Canadian Journal of Public Health

, Volume 104, Issue 3, pp e267–e269 | Cite as

Global Health on the Edge - The Humanitarian Tipping Point

  • Jason W. NickersonEmail author


Major disasters pose significant threats to population health: rapid-onset crises can result in a massive loss of life, while protracted emergencies can result in both direct and indirect adverse effects to population health and livelihoods. In many cases, windows of opportunity present themselves to mitigate the effects of emergencies, but these opportunities must be seized and acted upon. Regrettably, current models of international development and global public health are frequently reactive, rather than preventive, with regard to major emergencies; major humanitarian responses frequently occur only once select indicators have reached or breached established emergency thresholds, which are late indicators of a population’s health. In order to avoid these predictable late responses, current models of international development and their relationship to emergency humanitarian responses need to be placed under the microscope. The public health community must serve as strong advocates for interventions to address worsening public health situations before they tip into crisis, and should be advocates for the reconceptualization and reform of priority setting in international development. The failure to do so quite clearly comes at the expense of some of the world’s most vulnerable populations.

Key Words

Disasters relief work international cooperation malnutrition public health emergencies 


Les grandes catastrophes constituent une menace importante pour la santé des populations: les crises soudaines peuvent entraîner de lourdes pertes en vies humaines, tandis que les urgences prolongées peuvent avoir des effets indésirables, directs et indirects, sur la santé et les moyens de subsistance des populations. Dans de nombreux cas, il se présente des occasions d’atténuer les effets des urgences, mais il faut les saisir et agir. Regrettablement, les modèles actuels du développement international et de la santé publique mondiale sont fréquemment réactifs plutôt que préventifs en ce qui concerne les urgences majeures; la riposte aux grandes crises humanitaires ne s’enclenche souvent que lorsque certains indicateurs atteignent ou dépassent les seuils d’urgence établis, mais ce sont des indicateurs tardifs de la santé d’une population. Pour éviter les délais prévisibles dans la riposte, il faut scruter au microscope les modèles actuels du développement international et leurs liens avec les interventions humanitaires d’urgence. La communauté de la santé publique doit promulguer vigoureusement les interventions qui empêchent les problèmes de santé publique de s’aggraver jusqu’à devenir des crises, et elle doit promulguer la reconceptualisation et la réforme de l’établissement des priorités en matière de développement international. L’inaction à ce chapitre pose clairement un risque pour certaines des populations les plus vulnérables du monde.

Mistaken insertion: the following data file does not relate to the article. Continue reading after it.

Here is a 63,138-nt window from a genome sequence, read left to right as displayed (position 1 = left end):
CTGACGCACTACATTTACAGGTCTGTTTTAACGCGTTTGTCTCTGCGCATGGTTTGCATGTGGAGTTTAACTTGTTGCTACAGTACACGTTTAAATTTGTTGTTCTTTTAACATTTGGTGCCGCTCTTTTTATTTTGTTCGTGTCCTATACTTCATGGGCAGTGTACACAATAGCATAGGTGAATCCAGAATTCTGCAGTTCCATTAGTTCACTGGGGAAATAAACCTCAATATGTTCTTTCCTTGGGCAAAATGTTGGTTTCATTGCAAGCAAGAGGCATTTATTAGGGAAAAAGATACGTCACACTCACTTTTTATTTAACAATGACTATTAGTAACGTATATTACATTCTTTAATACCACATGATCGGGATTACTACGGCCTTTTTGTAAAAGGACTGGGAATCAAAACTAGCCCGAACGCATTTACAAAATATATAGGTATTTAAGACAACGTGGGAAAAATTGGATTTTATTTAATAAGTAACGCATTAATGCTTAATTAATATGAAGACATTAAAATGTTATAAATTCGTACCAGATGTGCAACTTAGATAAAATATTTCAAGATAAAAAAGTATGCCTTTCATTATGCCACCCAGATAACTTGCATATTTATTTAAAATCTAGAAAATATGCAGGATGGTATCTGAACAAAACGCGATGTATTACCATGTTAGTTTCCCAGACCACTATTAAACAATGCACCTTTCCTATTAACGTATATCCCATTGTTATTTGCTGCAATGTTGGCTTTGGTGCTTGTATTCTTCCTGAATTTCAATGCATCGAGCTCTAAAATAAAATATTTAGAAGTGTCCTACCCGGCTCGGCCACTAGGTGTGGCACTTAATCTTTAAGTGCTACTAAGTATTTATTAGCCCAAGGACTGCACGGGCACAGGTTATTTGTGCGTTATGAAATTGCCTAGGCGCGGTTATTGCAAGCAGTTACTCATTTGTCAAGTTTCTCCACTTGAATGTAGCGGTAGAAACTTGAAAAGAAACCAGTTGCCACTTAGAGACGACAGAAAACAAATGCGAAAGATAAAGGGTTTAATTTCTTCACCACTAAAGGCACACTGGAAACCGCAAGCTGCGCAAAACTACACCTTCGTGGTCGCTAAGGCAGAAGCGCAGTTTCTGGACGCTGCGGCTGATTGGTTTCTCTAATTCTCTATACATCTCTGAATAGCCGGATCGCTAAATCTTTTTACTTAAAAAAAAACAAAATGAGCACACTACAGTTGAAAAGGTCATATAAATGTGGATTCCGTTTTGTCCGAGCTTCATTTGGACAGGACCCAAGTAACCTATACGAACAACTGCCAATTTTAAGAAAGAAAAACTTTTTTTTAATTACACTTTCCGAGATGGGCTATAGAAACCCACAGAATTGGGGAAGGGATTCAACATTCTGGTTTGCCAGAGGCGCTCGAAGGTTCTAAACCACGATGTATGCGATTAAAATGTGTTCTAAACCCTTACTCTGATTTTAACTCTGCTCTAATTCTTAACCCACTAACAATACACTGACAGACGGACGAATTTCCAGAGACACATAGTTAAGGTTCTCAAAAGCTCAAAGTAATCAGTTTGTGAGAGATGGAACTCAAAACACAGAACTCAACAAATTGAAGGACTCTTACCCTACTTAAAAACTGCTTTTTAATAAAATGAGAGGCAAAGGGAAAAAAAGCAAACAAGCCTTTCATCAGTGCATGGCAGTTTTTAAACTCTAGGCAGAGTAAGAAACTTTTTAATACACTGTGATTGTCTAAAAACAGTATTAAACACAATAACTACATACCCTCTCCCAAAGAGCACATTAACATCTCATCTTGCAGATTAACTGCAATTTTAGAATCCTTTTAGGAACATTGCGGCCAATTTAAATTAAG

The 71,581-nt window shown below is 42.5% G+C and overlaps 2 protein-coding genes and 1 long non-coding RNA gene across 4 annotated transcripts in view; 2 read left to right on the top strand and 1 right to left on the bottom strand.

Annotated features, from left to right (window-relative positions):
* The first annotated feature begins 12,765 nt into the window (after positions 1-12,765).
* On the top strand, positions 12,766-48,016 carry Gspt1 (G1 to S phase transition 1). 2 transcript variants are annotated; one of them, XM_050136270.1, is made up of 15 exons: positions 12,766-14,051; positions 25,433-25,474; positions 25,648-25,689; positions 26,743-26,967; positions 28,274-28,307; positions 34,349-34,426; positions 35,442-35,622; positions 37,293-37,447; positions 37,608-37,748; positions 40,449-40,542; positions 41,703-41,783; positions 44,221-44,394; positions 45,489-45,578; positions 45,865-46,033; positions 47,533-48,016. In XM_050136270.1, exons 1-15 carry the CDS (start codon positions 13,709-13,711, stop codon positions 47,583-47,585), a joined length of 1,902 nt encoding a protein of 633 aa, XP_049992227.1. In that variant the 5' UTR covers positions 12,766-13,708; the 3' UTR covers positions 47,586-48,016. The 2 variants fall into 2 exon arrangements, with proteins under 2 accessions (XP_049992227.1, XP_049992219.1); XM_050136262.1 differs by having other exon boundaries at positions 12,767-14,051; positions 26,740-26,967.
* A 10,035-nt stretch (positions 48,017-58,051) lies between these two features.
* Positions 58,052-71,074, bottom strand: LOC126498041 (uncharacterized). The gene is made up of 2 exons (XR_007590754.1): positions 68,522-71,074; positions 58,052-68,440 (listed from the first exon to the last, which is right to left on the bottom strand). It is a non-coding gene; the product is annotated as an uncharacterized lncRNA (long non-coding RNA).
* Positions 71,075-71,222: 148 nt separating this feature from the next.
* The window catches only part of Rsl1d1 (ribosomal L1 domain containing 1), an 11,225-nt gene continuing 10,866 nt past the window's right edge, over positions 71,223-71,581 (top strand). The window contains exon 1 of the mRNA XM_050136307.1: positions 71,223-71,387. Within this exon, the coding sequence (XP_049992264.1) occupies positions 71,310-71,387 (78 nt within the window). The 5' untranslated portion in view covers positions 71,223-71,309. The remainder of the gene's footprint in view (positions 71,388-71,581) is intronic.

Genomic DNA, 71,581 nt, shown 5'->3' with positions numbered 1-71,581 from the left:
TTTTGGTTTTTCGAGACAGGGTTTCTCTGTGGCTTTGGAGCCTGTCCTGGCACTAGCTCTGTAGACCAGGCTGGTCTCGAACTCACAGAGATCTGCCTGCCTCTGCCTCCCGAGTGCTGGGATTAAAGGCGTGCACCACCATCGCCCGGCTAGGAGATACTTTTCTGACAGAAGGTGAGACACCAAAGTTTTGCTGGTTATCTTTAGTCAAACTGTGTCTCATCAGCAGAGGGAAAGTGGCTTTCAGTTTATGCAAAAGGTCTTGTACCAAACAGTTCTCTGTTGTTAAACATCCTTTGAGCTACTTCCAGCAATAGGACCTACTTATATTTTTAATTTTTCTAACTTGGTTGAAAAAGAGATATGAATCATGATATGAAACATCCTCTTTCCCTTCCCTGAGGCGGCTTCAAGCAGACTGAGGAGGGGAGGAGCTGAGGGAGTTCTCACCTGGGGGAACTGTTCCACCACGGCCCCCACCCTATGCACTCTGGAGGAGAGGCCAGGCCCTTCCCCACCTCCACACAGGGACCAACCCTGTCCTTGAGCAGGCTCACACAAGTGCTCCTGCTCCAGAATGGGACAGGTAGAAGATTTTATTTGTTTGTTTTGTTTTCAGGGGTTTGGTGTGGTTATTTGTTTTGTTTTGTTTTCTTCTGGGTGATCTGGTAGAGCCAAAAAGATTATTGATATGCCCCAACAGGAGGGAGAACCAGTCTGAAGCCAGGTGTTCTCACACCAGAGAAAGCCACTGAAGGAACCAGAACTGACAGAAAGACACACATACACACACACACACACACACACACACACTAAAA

Mots Clés

catastrophes secours coopération internationale malnutrition santé publique urgences 


  1. 1.
    Office of the United Nations Resident & Humanitarian Coordinator for Somalia. The UN Declares Famine in Somalia, 2011. Available at: resources/Full%20Report_66.pdf (Accessed October 25, 2012).Google Scholar
  2. 2.
    Office of the United Nations Resident & Humanitarian Coordinator for Somalia. Famine Spreads to More Areas in Southern Somalia, 2011. Available at: 20Somalia.pdf (Accessed October 25, 2012).Google Scholar
  3. 3.
    Assefa F, Jabarkhil MZ, Salama P, Spiegel P. Malnutrition and mortality in Kohistan District, Afghanistan, April 2001. JAMA 2001;286(21):2723–28.CrossRefGoogle Scholar
  4. 4.
    Centers for Disease Control and Prevention. Notes from the field: Malnutrition and mortality - Southern Somalia, July 2011. MMWR 2011;60:1026–27.Google Scholar
  5. 5.
    The Sphere Project. Humanitarian Charter and Minimum Standards in Humanitarian Response. United Kingdom: Practical Action Publishing, 2011.CrossRefGoogle Scholar
  6. 6.
    Famine Early Warning Systems Network. East Africa Food Security Alert: Below-average March to May Rains Forecast in the Eastern Horn - Current Crisis Likely to Worsen. 2011. Available at: (Accessed October 25, 2012).Google Scholar
  7. 7.
    Editorial. Growth of aid and the decline of humanitarianism. The Lancet 2010;375:253.CrossRefGoogle Scholar
  8. 8.
    Famine Early Warning Systems Network. Somalia Food Security Alert: Extremely High Cereal Prices Across Southern Somalia Exacerbate Ongoing Emergency, 2011. Available at: (Accessed October 25, 2012).Google Scholar
  9. 9.
    ECB/ACAPS. Secondary Data Review: Horn of Africa. 2011. Available at: (Accessed January 30, 2013).Google Scholar
  10. 10.
    ALNAP. Humanitarian action in Drought-related Emergencies. 2011. Available at: (Accessed January 30, 2013).Google Scholar
  11. 11.
    Olsen GR, Carstensen N, Hoyen K. Humanitarian crises: What determines the level of emergency assistance? Media coverage, donor interests and the aid business. Disasters 2003;27(2):109–26.CrossRefGoogle Scholar
  12. 12.
    Canadian International Development Agency. Countries of Focus, 2011. Available at: (Accessed October 25, 2012).Google Scholar

Copyright information

© The Canadian Public Health Association 2013

Authors and Affiliations

  1. 1.Institute of Population HealthUniversity of OttawaOttawaCanada

Personalised recommendations